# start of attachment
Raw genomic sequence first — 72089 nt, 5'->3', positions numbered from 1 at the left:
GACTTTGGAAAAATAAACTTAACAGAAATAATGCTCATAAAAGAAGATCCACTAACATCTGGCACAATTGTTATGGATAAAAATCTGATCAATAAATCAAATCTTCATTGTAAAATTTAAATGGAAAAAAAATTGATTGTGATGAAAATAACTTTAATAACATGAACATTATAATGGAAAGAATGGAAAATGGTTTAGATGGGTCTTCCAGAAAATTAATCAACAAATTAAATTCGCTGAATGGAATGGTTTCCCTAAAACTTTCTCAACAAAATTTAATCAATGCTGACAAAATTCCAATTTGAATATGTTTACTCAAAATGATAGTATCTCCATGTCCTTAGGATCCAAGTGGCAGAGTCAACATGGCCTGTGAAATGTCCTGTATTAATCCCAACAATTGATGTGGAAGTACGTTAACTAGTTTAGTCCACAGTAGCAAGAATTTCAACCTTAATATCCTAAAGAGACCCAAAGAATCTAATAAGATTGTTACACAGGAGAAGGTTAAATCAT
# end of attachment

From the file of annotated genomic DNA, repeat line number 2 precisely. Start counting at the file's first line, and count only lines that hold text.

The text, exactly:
GACTTTGGAAAAATAAACTTAACAGAAATAATGCTCATAAAAGAAGATCCACTAACATCTGGCACAATTGTTATGGATAAAAATCTGATCAATAAATCAAATCTTCATTGTAAAATTTAAATGGAAAAAAAATTGATTGTGATGAAAATAACTTTAATAACATGAACATTATAATGGAAAGAATGGAAAATGGTTTAGATGGGTCTTCCAGAAAATTAATCAACAAATTAAATTCGCTGAATGGAATGGTTTCCCTAAAACTTTCTCAACAAAATTTAATCAATGCTGACAAAATTCCAATTTGAATATGTTTACTCAAAATGATAGTATCTCCATGTCCTTAGGATCCAAGTGGCAGAGTCAACATGGCCTGTGAAATGTCCTGTATTAATCCCAACAATTGATGTGGAAGTACGTTAACTAGTTTAGTCCACAGTAGCAAGAATTTCAACCTTAATATCCTAAAGAGACCCAAAGAATCTAATAAGATTGTTACACAGGAGAAGGTTAAATCAT